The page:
Hannah Frank and Hannah Ramaker have fun as they do their artwork in the snow.  GRETCHEN MENSINK LOVEJOY/SPRING VALLEY TRIBUNE
Hannah Frank and Hannah Ramaker have fun as they do their artwork in the snow. GRETCHEN MENSINK LOVEJOY/SPRING VALLEY TRIBUNE
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Kingsland's precipitating high art.

And Jerry Cleveland?

Volunteering refrigerator boxes and saws.

"I have a son who is an art student in college, and it's given me an appreciation for things he's learned and done. Also, art and music are the first things to go when there are budgetary problems, and I like to come up here, I like working with the kids, volunteering," said Cleveland, a resident of Spring Valley. "Now that I don't get paid to work, I do what work I like."

Cleveland was at the high school last week to watch as Linda Wangsness's Kingsland High School ceramics and three-dimensional art classes applied saws and colored water to snow sculptures they built in the west schoolyard as part of their mid-winter art curriculum, a welcome venture outdoors after being cooped up in rooms with air supplied by recirculation units that hum and make imaginations sleepy.

Last year, Cleveland, a recently-retired Spring Valley rural mail carrier, donated wood scraps and window screens to the art department so that students could build works and also learn the historic process of painting screens, a technique that Cleveland noted was founded by a fruit seller in 19th-century Baltimore to provide both ventilation and privacy since the merchant didn't want to leave his wares outside in the sun, but didn't want to share his every move with the neighbors.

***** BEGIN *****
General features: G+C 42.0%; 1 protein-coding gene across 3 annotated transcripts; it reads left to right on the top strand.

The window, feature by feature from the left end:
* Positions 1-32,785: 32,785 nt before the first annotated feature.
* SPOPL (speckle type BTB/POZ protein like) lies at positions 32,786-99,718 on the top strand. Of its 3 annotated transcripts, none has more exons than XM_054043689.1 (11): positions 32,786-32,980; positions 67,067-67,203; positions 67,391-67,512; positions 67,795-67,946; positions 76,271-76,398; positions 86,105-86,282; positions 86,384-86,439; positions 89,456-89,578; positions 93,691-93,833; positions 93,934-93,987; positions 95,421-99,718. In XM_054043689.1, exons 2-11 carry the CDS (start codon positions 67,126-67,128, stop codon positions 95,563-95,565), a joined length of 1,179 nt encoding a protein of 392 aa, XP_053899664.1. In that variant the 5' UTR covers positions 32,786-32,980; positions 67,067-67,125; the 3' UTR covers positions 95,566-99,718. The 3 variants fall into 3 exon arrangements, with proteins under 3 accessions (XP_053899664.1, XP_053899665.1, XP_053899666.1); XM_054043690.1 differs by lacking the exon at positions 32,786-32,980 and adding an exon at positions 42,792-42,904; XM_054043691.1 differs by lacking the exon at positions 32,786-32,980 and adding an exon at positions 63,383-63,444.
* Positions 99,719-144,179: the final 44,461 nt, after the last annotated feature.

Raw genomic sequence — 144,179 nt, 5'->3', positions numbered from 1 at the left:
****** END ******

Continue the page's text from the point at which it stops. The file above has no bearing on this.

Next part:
The students enjoyed the project, and Cleveland felt satisfied with being able lend a hand to Wangsness's classroom instruction. Given that this winter has been particularly snowy, Wangsness took Cleveland up on an offer to take the students outside to explore something they already knew - how to play in the snow.

The young artists also have Kingsland custodian Gary Zwart to thank, as he brought the school's snowblower out and threw snow at Cleveland, who used a refrigerator box as a deflector. "Mr. Zwart came out with the snowblower, cleared some snow toward the yard, and I held the deflector."

Sculpting officially began last Tuesday morning, and by the time students finished their works Wednesday - on the edge of Thursday's blizzard - they had seven separate sculptures, including a snake, a giraffe, a relief carving of a city and Logan Copeman's Jackson Pollack-esque "painting" he created by spraying snowballs red, blue and green and lobbing them at a wall of snow. The consensus regarding the project was that "it got us out of school...it's something new we don't get to do all the time, and we get to try new things and use new tools."

Oh, and for good measure, they had a snowball fight...or two.